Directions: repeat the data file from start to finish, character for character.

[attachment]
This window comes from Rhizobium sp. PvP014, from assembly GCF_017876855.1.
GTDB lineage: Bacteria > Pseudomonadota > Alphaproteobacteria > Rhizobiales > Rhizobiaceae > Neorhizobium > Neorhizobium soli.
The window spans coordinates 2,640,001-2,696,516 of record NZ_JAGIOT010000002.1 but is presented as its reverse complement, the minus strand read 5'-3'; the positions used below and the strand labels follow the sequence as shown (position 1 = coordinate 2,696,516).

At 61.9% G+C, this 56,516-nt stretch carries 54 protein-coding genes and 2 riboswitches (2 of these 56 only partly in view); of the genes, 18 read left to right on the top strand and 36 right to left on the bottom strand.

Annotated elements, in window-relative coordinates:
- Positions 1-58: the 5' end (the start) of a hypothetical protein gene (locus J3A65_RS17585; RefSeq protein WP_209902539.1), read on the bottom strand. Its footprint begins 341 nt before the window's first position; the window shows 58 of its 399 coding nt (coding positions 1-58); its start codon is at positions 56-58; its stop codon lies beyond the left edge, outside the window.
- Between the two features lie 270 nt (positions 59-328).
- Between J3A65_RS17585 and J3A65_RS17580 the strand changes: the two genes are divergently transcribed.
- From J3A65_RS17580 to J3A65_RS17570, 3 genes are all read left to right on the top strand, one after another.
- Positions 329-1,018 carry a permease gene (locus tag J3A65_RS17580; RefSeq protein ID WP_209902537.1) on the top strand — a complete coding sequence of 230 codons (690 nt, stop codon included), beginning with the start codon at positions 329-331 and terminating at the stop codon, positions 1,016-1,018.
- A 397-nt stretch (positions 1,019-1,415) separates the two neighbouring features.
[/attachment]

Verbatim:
This window comes from Rhizobium sp. PvP014, from assembly GCF_017876855.1.
GTDB lineage: Bacteria > Pseudomonadota > Alphaproteobacteria > Rhizobiales > Rhizobiaceae > Neorhizobium > Neorhizobium soli.
The window spans coordinates 2,640,001-2,696,516 of record NZ_JAGIOT010000002.1 but is presented as its reverse complement, the minus strand read 5'-3'; the positions used below and the strand labels follow the sequence as shown (position 1 = coordinate 2,696,516).

At 61.9% G+C, this 56,516-nt stretch carries 54 protein-coding genes and 2 riboswitches (2 of these 56 only partly in view); of the genes, 18 read left to right on the top strand and 36 right to left on the bottom strand.

Annotated elements, in window-relative coordinates:
- Positions 1-58: the 5' end (the start) of a hypothetical protein gene (locus J3A65_RS17585; RefSeq protein WP_209902539.1), read on the bottom strand. Its footprint begins 341 nt before the window's first position; the window shows 58 of its 399 coding nt (coding positions 1-58); its start codon is at positions 56-58; its stop codon lies beyond the left edge, outside the window.
- Between the two features lie 270 nt (positions 59-328).
- Between J3A65_RS17585 and J3A65_RS17580 the strand changes: the two genes are divergently transcribed.
- From J3A65_RS17580 to J3A65_RS17570, 3 genes are all read left to right on the top strand, one after another.
- Positions 329-1,018 carry a permease gene (locus tag J3A65_RS17580; RefSeq protein ID WP_209902537.1) on the top strand — a complete coding sequence of 230 codons (690 nt, stop codon included), beginning with the start codon at positions 329-331 and terminating at the stop codon, positions 1,016-1,018.
- A 397-nt stretch (positions 1,019-1,415) separates the two neighbouring features.